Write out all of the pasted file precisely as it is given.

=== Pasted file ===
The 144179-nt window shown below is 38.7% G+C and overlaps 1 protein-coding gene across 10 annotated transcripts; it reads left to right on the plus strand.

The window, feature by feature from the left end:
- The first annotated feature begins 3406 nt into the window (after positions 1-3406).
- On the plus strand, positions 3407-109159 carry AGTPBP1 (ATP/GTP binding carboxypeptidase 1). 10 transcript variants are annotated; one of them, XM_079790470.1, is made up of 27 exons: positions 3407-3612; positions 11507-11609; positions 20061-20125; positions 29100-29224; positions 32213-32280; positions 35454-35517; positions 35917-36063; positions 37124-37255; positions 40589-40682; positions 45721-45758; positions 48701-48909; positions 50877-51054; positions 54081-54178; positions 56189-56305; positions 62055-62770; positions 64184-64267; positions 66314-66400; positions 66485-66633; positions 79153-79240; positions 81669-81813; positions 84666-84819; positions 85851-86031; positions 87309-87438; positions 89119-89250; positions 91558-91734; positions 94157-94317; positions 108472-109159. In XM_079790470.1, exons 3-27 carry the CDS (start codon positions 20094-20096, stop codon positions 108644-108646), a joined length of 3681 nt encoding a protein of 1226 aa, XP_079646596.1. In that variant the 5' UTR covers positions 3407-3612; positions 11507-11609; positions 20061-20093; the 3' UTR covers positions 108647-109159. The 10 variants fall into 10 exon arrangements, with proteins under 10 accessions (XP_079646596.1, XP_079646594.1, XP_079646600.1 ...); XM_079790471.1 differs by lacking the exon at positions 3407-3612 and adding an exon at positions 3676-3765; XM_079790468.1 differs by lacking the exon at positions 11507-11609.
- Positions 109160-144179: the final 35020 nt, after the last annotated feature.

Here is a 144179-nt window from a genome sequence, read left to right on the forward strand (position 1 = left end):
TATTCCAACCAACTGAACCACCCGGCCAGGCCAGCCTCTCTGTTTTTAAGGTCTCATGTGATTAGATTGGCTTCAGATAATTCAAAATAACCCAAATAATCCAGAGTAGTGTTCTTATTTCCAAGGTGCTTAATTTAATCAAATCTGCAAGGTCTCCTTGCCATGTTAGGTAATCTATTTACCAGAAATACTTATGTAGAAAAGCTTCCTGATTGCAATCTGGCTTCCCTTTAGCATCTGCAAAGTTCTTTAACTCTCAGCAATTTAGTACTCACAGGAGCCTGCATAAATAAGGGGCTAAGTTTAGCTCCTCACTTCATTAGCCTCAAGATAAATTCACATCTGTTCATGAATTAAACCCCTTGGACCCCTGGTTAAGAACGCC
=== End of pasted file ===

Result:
The 144179-nt window shown below is 38.7% G+C and overlaps 1 protein-coding gene across 10 annotated transcripts; it reads left to right on the plus strand.

The window, feature by feature from the left end:
- The first annotated feature begins 3406 nt into the window (after positions 1-3406).
- On the plus strand, positions 3407-109159 carry AGTPBP1 (ATP/GTP binding carboxypeptidase 1). 10 transcript variants are annotated; one of them, XM_079790470.1, is made up of 27 exons: positions 3407-3612; positions 11507-11609; positions 20061-20125; positions 29100-29224; positions 32213-32280; positions 35454-35517; positions 35917-36063; positions 37124-37255; positions 40589-40682; positions 45721-45758; positions 48701-48909; positions 50877-51054; positions 54081-54178; positions 56189-56305; positions 62055-62770; positions 64184-64267; positions 66314-66400; positions 66485-66633; positions 79153-79240; positions 81669-81813; positions 84666-84819; positions 85851-86031; positions 87309-87438; positions 89119-89250; positions 91558-91734; positions 94157-94317; positions 108472-109159. In XM_079790470.1, exons 3-27 carry the CDS (start codon positions 20094-20096, stop codon positions 108644-108646), a joined length of 3681 nt encoding a protein of 1226 aa, XP_079646596.1. In that variant the 5' UTR covers positions 3407-3612; positions 11507-11609; positions 20061-20093; the 3' UTR covers positions 108647-109159. The 10 variants fall into 10 exon arrangements, with proteins under 10 accessions (XP_079646596.1, XP_079646594.1, XP_079646600.1 ...); XM_079790471.1 differs by lacking the exon at positions 3407-3612 and adding an exon at positions 3676-3765; XM_079790468.1 differs by lacking the exon at positions 11507-11609.
- Positions 109160-144179: the final 35020 nt, after the last annotated feature.

Here is a 144179-nt window from a genome sequence, read left to right on the forward strand (position 1 = left end):
TATTCCAACCAACTGAACCACCCGGCCAGGCCAGCCTCTCTGTTTTTAAGGTCTCATGTGATTAGATTGGCTTCAGATAATTCAAAATAACCCAAATAATCCAGAGTAGTGTTCTTATTTCCAAGGTGCTTAATTTAATCAAATCTGCAAGGTCTCCTTGCCATGTTAGGTAATCTATTTACCAGAAATACTTATGTAGAAAAGCTTCCTGATTGCAATCTGGCTTCCCTTTAGCATCTGCAAAGTTCTTTAACTCTCAGCAATTTAGTACTCACAGGAGCCTGCATAAATAAGGGGCTAAGTTTAGCTCCTCACTTCATTAGCCTCAAGATAAATTCACATCTGTTCATGAATTAAACCCCTTGGACCCCTGGTTAAGAACGCC